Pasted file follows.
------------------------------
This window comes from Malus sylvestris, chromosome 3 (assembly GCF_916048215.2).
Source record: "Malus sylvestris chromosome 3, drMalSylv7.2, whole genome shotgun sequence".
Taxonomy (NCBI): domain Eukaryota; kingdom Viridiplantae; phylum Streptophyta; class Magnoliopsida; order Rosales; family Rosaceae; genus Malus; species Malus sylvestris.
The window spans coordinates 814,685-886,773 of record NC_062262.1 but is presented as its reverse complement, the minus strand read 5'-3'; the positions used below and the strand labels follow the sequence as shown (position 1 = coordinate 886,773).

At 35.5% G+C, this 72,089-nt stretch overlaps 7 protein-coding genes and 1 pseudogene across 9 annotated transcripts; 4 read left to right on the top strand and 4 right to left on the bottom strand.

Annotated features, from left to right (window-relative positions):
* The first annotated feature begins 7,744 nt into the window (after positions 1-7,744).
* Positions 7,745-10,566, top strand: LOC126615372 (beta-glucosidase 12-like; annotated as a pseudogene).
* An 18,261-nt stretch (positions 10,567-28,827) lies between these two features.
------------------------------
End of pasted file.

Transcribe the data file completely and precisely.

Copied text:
This window comes from Malus sylvestris, chromosome 3 (assembly GCF_916048215.2).
Source record: "Malus sylvestris chromosome 3, drMalSylv7.2, whole genome shotgun sequence".
Taxonomy (NCBI): domain Eukaryota; kingdom Viridiplantae; phylum Streptophyta; class Magnoliopsida; order Rosales; family Rosaceae; genus Malus; species Malus sylvestris.
The window spans coordinates 814,685-886,773 of record NC_062262.1 but is presented as its reverse complement, the minus strand read 5'-3'; the positions used below and the strand labels follow the sequence as shown (position 1 = coordinate 886,773).

At 35.5% G+C, this 72,089-nt stretch overlaps 7 protein-coding genes and 1 pseudogene across 9 annotated transcripts; 4 read left to right on the top strand and 4 right to left on the bottom strand.

Annotated features, from left to right (window-relative positions):
* The first annotated feature begins 7,744 nt into the window (after positions 1-7,744).
* Positions 7,745-10,566, top strand: LOC126615372 (beta-glucosidase 12-like; annotated as a pseudogene).
* An 18,261-nt stretch (positions 10,567-28,827) lies between these two features.